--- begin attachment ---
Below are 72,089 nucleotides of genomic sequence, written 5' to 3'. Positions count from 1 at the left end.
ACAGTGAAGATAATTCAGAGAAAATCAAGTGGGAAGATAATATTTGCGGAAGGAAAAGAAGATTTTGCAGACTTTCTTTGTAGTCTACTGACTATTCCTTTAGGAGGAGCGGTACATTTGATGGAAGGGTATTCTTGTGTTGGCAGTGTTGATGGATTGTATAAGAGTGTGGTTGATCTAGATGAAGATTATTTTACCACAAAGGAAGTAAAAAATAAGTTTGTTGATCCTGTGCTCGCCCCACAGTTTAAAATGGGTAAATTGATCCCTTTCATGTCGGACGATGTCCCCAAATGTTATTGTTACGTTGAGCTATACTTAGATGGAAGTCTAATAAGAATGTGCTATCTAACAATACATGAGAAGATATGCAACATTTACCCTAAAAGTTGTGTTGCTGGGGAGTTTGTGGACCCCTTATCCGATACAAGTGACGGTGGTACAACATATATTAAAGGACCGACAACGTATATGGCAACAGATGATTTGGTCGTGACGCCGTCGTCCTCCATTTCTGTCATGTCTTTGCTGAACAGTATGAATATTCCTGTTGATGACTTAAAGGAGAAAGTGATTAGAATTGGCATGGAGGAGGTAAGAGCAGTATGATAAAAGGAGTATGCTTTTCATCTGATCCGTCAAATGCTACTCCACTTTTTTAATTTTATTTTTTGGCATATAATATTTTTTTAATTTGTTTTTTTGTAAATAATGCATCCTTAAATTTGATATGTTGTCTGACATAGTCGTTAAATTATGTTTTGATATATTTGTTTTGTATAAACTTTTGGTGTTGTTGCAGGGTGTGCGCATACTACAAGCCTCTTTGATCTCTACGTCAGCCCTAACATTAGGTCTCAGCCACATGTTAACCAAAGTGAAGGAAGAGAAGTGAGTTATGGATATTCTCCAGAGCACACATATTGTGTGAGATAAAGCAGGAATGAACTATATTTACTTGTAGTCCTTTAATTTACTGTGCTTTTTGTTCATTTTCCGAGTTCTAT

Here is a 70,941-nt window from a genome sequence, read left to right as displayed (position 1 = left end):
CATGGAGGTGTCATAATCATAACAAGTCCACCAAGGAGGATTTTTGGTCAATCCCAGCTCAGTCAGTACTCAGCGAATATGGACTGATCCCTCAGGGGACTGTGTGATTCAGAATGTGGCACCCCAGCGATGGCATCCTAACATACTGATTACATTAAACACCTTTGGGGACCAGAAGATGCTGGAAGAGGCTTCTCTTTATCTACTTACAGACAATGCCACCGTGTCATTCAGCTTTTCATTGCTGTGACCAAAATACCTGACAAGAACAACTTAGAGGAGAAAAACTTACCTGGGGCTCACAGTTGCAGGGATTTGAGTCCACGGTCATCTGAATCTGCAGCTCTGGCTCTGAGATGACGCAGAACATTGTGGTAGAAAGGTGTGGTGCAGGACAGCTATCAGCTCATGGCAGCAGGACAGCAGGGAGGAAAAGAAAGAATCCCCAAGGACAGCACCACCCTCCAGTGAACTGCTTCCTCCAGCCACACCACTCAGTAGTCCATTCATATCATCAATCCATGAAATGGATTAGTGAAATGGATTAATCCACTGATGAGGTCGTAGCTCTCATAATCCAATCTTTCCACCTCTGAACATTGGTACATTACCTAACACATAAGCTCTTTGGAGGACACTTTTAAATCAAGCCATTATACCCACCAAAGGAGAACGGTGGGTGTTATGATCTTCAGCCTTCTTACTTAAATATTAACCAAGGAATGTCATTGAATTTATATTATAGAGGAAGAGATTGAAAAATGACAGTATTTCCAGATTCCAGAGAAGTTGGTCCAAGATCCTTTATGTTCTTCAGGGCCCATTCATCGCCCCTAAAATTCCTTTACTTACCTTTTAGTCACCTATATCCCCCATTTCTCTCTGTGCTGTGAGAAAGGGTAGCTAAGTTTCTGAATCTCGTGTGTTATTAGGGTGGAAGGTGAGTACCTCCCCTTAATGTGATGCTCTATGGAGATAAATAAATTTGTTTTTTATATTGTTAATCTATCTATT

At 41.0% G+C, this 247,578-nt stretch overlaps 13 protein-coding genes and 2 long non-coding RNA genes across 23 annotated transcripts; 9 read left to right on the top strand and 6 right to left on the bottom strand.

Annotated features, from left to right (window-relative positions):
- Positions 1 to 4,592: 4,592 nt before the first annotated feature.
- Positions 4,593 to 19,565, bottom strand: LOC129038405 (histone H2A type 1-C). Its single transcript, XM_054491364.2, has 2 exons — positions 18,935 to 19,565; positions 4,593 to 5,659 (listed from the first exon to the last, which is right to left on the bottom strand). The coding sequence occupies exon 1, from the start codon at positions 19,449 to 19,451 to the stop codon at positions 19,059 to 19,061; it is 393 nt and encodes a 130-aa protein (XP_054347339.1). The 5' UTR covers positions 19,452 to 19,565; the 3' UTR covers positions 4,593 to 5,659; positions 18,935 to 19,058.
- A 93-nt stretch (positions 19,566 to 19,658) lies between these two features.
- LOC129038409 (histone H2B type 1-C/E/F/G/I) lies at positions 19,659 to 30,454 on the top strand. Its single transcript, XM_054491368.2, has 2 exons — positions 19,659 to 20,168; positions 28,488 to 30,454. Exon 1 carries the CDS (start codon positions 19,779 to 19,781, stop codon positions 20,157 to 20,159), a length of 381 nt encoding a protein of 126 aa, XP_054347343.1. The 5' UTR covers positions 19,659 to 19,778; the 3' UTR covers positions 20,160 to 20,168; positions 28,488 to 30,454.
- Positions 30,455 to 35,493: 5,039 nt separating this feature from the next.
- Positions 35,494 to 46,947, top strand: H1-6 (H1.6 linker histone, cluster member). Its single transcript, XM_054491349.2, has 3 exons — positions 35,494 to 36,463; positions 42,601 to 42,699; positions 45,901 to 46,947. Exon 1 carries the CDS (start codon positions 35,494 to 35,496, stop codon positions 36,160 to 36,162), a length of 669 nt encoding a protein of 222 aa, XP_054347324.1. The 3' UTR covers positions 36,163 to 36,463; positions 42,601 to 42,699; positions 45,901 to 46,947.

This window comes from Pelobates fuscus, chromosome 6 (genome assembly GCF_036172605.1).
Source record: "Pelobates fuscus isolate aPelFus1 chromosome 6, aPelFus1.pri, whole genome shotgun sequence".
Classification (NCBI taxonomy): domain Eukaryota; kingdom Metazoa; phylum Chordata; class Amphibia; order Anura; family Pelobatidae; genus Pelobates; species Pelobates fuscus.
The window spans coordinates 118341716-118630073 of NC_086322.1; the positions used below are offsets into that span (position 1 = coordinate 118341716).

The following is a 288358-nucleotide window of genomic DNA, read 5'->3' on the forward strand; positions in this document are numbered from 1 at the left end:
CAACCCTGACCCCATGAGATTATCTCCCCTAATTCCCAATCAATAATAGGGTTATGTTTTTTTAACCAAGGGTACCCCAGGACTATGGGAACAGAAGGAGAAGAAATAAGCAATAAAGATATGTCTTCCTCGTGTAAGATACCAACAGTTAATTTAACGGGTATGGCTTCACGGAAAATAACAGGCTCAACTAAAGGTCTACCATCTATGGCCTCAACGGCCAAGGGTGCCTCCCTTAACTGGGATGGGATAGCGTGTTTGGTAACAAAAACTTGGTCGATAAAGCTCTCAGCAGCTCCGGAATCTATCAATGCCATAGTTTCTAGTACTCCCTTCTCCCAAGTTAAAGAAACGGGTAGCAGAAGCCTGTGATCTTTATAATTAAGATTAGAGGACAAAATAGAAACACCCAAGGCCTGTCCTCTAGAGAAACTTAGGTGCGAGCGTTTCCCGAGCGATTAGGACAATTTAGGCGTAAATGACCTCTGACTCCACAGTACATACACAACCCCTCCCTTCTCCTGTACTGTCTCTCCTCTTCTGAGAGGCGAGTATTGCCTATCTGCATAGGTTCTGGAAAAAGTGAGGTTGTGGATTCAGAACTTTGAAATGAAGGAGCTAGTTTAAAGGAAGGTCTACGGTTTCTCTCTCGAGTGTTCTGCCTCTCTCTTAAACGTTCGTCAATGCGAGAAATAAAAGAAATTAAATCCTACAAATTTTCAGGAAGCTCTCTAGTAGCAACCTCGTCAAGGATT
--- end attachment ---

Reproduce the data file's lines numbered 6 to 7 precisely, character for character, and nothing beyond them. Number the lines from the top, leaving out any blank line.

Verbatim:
Annotated features, from left to right (window-relative positions):
- Positions 1 to 4,592: 4,592 nt before the first annotated feature.